Tag Archives: Summer

I prefer my summers in the key of Military Operation: don’t judge

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I am now physically incapable of saying ‘THSUMMER!’ without that Olaf-style lisp and intonation, which is a neat coincidence because we’ve also spent a lot of our time melting since H broke up for the holidays. Oof, July! Bring on the heat! Before August crashes in with thirty-one straight days of grey drizzle, that old dog!

I have poor memories of last summer, and I think it’s because I didn’t appreciate how long six weeks would feel without a plan. It rained a lot and we drifted too much. I am convinced that you need to spend your summer-with-children doing exactly what helps you maintain the most robust level of sanity. If that’s pyjamas till eleven every day, do that. If it’s TV time while you work, do that. For me, I need to get out. Plan trips, pack picnics. Plan rests, too. I want routine, even when it’s a slow and lazy one. Judging by how many times a day H asks me what we’re doing next, so does he. So this summer I have made one.

I wrote a giant list of local activities we could do in the sun or rain. I made reading charts for H (and PLEASE POO IN THE TOILET charts for T, but that’s by-the-by). I bought in pound-shop craft supplies. I coloured in my lists, because I am a nerrrrrd. Then I set up a little routine where, four days a week, we’d go on adventures in the morning, H would read with me while T had his nap, then spend late afternoons playing with toys and watching TV. On Friday we stay local, visit the library, bake if I’m feeling like a masochist, and hang around in pyjamas for a bit longer. I have been finding cushions of time to read, exercise and do bits of work (though mostly doing work in the evenings so far). We’ll probably end up switching it around when we find what works better, but that seemed like a good place to start.

I made an Instagram hashtag too, but that’s between me and my personal embarrassment.

Anyway, I’ll be posting some of what we do here, mostly so I can remember it and adjust it for next time, but if any of you are Royal County-dwellers, there might be some ideas here too.

Did I mention we now have a local IKEA, and now both boys are old enough to go into their soft play area? Not planning on abusing this AT ALL, but where’s my Kindle, no, I’m not asking for any reason, it’s cool.

On Thursday we spent the morning at Basildon Park. They set up a ball run every summer, and you can bring your own tennis ball to do it – though if you need a new one, TEDDY, it’s a frankly outrageous £3. There are a couple of stations hidden in the woodland walks, too, which persuaded them round one of the trails. We avoid the house, for now. Don’t set grubby boys loose in Netherfield, is the first rule of visiting Netherfield.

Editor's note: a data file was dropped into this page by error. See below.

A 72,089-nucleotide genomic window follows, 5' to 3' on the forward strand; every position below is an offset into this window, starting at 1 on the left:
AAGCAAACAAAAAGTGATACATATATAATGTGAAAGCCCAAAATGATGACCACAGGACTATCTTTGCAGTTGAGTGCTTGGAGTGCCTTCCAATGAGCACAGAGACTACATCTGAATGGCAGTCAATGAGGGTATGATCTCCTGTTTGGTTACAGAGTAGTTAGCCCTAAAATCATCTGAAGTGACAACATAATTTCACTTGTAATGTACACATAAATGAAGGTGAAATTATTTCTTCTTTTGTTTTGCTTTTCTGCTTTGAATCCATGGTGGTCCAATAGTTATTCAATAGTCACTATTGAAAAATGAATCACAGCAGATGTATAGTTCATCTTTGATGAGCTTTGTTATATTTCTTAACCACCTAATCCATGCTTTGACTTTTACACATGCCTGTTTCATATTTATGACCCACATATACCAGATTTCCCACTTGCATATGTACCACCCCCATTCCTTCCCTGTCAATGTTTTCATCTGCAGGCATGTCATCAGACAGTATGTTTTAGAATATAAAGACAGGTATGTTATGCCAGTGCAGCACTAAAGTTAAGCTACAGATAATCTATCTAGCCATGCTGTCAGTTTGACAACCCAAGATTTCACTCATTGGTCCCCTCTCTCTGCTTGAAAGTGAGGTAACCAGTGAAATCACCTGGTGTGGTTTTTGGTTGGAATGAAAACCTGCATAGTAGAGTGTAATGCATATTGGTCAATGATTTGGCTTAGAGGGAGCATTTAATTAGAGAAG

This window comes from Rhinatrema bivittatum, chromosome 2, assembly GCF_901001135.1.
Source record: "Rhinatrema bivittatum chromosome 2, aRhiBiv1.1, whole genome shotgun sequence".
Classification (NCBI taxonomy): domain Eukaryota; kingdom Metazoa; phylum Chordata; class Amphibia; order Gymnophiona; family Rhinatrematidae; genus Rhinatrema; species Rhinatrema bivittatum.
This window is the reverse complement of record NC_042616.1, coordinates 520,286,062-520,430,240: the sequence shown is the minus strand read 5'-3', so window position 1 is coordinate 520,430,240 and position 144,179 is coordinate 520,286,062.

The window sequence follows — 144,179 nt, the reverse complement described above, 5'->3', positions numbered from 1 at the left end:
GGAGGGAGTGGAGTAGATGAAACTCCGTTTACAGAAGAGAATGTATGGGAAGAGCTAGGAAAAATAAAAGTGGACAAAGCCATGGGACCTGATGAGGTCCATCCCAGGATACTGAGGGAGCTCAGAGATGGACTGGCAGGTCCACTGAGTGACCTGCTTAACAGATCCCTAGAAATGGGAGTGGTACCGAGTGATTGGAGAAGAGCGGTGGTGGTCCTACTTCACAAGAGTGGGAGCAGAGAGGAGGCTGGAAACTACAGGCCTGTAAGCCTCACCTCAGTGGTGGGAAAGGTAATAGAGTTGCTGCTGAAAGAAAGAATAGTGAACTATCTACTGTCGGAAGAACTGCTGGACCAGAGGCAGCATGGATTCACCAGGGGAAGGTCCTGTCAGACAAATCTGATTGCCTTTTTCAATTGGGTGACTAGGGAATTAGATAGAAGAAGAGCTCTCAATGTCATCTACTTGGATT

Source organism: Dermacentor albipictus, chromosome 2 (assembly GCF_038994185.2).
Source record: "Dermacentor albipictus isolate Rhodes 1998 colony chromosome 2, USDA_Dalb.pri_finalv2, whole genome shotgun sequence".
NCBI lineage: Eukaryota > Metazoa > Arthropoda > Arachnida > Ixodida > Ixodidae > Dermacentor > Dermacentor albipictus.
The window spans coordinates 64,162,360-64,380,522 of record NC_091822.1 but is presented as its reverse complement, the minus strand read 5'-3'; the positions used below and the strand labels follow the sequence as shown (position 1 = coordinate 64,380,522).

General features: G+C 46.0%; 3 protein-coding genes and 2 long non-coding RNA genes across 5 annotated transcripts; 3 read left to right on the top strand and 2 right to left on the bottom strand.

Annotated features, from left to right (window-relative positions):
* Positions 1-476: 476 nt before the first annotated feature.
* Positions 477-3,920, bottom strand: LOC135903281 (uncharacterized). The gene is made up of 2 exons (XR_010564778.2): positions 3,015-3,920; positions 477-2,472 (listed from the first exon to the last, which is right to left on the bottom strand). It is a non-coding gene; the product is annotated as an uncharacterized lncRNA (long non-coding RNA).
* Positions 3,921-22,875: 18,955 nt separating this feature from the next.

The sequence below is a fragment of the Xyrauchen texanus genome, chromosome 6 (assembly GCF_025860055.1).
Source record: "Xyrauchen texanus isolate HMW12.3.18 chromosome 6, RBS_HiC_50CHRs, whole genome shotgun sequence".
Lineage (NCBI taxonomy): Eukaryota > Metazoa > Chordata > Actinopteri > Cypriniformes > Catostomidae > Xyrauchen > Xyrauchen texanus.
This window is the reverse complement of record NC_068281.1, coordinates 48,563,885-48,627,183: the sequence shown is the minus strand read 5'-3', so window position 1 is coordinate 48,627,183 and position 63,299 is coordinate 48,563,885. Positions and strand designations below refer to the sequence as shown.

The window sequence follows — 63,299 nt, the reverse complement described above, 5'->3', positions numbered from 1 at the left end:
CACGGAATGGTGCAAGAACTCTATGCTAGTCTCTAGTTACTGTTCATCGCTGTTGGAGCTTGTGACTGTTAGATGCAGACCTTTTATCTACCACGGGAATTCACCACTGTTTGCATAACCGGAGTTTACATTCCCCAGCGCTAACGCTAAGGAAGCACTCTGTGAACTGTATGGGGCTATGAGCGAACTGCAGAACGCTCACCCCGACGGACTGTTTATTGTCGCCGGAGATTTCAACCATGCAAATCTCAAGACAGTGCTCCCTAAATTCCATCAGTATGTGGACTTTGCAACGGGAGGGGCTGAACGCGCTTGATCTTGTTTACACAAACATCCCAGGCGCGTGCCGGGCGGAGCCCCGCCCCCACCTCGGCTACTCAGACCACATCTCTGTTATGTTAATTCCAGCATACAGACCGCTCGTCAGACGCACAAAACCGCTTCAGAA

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This was strung up in the entrance hall. The lady at the desk thought I was the weirdest person ever for taking a photo, which, COME ON. This biz has Instagram all over it.

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Yes, milord.

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Hey gardeners, tell me the secret of not killing plants! TY, TY.

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Yeah, see above.

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Picnic dudes.

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Ahhhh. That’s better, isn’t it?

Keep up with us on Instagram, if you feel like it! (@makealongstoryshort) Next time, cakes. Masochism: I went there.

Sea air

Hello, Friday! Another rainy – torrential – August day, and I am meeting it in shambolic fashion.

We’ve had a wonderful two days away with Tim’s mum this week, and we’re feeling the holiday come-down pretty hard. I’m sat on our saggy sofa, with rained-on fluffy hair the size of a hefty badger, wearing a pair of old glasses with the arm painstakingly taped back on (I left my normal pair in my mother-in-law’s car) and a case of spots with ambitions to pass their Grade 3 Acne exam. In short I am a living embodiment of Harry Potter, Hermione Granger and Eloise Midgen together, and I really don’t know why we haven’t made a cover feature in Glamour yet.

Something quite miraculous has happened in the past few days. A fog I didn’t even know was there has lifted off my head, and I’ve thoroughly enjoyed my children. I love them all the time, of course, but they’re hard work, especially 10+ solo hours a day. I think I’ve spent the past few weeks – or even months – in a state of low-level, continuous stress about what the next tantrum might be about or where the next mess will be made. And have forgotten to notice the dimples trying their hardest to make themselves noticed in Son 2’s chubby cheeks. And haven’t appreciated the intricacies of Son 1’s conversation, or the simple pleasure of finally being able to trust him to be safe, to watch out for his brother and himself.

I think the change of scene has helped, and so has having someone there to be a second pair of toddler-restraining hands, someone who loves these boys like I do, and me without judgement. Looking at beautiful things has opened up space in my head, and I’ve let out a breath I didn’t know I was holding. There are dimples in this world! My kids are pretty cool and funny! It’s great!

Anyway, none of this is revolutionary – hey, lovely fool, did you know that too much unrelieved slogging away at home will make you insane by degrees? OF COURSE YOU DID – but apparently I have to learn the same parenting lesson over and over before it sticks. It was jolly nice to do it on the beach.

Some photos? I’m glad you asked; I’ve got loads.

Something about little boy t-shirts makes me squeal on the inside. Which is good, because we don’t get to buy any pretty dresses around here.

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Temple. There was an afternoon where I got back to our room at about 3.30pm, and the boys weren’t going to be back till SIX, and I had a hot chocolate and fell asleep and read an Agatha Christie. The whole thing made me want to cry with happiness.

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The next day we went to Arundel. Having first confused it with the kingdom in Frozen (that’s Arendelle – close!) we were delighted to find the Duke of Norfolk’s castle, a Roman Catholic cathedral and a 14th century church and museum, all on the same road. The rest of the town seemed to be pretty cottages, antique shops, cafes and a river. As town planning goes, I feel this is top-notch.

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After a couple of hours, we drove a little further down to the beach at Littlehampton. By this time the indifferent weather was brightening. It got lighter and warmer over the afternoon, while the boys paddled in water, dug in the sand, filled buckets with pebbles and generally did not need hands-on assistance. Toddler holy grail. By 6pm we were eating hot fish and chips under a clear blue sky, while I reflected that everything Swallows and Amazons had ever said about sea air was quite correct. Of course, naming one of your main characters ‘Titty’ wasn’t a decision that would stand the test of time, but how was he to know that, poor love?